Cratylus

Front Cover
Echo Library, 2006 - Philosophy - 104 pages
8 Reviews
HERMOGENES: I should explain to you, Socrates, that our friend Cratylus has been arguing about names; he says that they are natural and not conventional; not a portion of the human voice which men agree to use; but that there is a truth or correctness in them, which is the same for Hellenes as for barbarians. Whereupon I ask him, whether his own name of Cratylus is a true name or not, and he answers 'Yes.'

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Review: Cratylus

User Review  - Tamsyn - Goodreads

In a nutshell, this dialogue addresses the question "What's in a name?", but rather than romantic-mooning-over-a-forbidden-love a la Mr Shakespeare, Plato prefers to have Socrates poke fun at the ... Read full review

Review: Cratylus

User Review  - Shanzy - Goodreads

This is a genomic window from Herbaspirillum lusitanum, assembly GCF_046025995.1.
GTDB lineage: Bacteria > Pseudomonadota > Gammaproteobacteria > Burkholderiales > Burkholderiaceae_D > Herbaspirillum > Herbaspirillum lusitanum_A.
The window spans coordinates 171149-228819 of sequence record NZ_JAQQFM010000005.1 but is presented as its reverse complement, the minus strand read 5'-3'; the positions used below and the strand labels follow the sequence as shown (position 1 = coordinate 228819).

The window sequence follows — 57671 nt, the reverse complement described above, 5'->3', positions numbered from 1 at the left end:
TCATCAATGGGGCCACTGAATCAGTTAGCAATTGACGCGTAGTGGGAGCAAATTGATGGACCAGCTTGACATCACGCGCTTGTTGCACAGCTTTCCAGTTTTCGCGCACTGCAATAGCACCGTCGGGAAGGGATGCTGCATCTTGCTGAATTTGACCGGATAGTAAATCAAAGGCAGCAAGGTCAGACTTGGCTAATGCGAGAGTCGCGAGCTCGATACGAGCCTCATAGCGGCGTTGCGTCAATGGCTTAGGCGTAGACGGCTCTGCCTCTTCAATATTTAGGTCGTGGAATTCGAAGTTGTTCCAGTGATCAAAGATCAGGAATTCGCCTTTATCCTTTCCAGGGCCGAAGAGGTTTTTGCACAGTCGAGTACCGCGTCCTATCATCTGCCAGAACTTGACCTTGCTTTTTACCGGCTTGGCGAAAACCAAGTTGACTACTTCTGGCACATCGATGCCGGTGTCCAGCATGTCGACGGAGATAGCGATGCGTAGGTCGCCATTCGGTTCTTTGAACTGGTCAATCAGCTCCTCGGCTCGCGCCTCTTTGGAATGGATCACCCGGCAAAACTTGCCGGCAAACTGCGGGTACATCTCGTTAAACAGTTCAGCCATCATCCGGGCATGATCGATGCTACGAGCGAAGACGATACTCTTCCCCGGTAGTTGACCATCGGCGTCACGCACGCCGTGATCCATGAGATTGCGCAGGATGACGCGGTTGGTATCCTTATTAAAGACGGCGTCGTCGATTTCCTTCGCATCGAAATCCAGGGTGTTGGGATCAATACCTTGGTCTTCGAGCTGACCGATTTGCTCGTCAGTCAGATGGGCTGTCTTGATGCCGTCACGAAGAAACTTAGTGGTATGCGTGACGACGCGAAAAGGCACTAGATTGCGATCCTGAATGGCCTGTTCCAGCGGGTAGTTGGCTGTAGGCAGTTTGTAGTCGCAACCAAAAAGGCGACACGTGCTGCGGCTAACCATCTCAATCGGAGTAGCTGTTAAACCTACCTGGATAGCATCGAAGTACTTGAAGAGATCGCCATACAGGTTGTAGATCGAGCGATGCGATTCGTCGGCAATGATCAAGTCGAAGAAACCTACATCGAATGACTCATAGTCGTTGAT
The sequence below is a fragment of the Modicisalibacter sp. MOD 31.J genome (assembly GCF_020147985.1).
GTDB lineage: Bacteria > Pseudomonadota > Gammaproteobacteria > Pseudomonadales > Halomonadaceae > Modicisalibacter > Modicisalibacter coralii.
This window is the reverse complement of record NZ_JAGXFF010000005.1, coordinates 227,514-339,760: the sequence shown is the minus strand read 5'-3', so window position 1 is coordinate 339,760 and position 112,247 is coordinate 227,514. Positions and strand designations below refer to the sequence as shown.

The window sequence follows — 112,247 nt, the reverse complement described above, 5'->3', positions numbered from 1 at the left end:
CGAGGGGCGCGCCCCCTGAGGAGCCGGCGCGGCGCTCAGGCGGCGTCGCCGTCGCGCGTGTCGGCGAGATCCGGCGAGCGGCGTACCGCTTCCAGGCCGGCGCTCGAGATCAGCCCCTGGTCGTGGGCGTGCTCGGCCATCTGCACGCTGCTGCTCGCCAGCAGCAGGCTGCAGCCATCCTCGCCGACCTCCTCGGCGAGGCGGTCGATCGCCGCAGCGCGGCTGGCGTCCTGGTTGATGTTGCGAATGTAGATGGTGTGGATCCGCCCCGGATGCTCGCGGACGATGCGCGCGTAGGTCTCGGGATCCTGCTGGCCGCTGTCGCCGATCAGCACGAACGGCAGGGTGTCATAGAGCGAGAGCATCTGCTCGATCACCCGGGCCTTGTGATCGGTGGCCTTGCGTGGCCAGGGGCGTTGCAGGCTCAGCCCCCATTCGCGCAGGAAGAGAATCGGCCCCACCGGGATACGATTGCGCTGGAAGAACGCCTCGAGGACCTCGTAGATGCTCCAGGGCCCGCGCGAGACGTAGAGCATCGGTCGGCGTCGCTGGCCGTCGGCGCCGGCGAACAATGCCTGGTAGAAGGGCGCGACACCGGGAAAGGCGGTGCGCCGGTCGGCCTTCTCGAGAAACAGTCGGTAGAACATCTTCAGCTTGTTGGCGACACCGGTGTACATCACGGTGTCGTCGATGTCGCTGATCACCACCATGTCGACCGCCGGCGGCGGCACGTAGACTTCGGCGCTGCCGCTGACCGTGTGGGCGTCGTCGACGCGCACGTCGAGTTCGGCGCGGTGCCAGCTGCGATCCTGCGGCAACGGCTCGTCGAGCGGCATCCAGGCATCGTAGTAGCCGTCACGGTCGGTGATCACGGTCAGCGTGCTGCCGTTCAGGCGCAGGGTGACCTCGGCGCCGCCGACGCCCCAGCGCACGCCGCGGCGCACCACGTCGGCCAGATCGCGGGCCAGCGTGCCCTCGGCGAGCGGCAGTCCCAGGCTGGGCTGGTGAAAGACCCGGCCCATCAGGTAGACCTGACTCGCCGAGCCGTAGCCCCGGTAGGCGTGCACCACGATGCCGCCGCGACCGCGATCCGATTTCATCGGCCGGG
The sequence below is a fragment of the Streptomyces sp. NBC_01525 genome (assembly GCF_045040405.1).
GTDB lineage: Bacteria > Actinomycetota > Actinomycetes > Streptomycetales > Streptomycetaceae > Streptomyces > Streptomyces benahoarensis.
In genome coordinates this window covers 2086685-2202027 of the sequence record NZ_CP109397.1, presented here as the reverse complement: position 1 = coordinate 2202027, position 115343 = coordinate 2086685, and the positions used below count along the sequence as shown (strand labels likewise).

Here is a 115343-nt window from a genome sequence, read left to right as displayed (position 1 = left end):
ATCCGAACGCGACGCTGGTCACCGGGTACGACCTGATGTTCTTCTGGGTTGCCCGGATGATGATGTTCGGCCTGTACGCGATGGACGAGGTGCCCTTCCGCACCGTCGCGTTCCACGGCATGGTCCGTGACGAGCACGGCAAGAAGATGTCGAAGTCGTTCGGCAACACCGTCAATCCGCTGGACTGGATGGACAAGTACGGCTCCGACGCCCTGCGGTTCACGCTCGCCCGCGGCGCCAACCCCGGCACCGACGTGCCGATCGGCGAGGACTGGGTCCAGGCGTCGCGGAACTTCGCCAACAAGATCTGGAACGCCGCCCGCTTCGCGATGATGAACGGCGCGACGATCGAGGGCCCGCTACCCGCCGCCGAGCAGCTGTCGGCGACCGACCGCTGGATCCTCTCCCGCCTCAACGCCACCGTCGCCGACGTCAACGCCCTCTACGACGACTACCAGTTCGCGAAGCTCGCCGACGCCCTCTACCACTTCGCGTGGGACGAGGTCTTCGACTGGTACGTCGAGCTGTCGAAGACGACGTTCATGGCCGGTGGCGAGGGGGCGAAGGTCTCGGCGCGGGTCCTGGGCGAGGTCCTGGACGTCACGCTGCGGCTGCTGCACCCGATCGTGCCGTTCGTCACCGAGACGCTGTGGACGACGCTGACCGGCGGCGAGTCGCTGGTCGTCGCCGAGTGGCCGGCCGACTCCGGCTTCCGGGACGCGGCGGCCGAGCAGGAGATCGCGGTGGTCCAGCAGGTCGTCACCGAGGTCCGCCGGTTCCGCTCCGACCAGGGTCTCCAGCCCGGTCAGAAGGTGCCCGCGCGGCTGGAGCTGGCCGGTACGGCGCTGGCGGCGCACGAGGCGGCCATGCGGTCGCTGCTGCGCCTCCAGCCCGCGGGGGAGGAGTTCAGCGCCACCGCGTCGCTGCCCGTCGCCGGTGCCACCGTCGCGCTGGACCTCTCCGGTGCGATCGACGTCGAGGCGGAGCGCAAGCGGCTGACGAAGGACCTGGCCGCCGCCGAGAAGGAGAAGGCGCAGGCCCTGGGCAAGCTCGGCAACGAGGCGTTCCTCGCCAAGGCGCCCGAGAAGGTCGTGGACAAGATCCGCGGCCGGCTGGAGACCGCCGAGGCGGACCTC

Was recommended to read this when looking for early references to sign language for a project on the history of sign language. I have always enjoyed reading Plato's works as the incites he provides ... Read full review

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About the author (2006)

Plato was born c. 427 B.C. in Athens, Greece, to an aristocratic family very much involved in political government. Pericles, famous ruler of Athens during its golden age, was Plato's stepfather. Plato was well educated and studied under Socrates, with whom he developed a close friendship. When Socrates was publically executed in 399 B.C., Plato finally distanced himself from a career in Athenian politics, instead becoming one of the greatest philosophers of Western civilization. Plato extended Socrates's inquiries to his students, one of the most famous being Aristotle. Plato's The Republic is an enduring work, discussing justice, the importance of education, and the qualities needed for rulers to succeed. Plato felt governors must be philosophers so they may govern wisely and effectively. Plato founded the Academy, an educational institution dedicated to pursuing philosophic truth. The Academy lasted well into the 6th century A.D., and is the model for all western universities. Its formation is along the lines Plato laid out in The Republic. Many of Plato's essays and writings survive to this day. Plato died in 347 B.C. at the age of 80.

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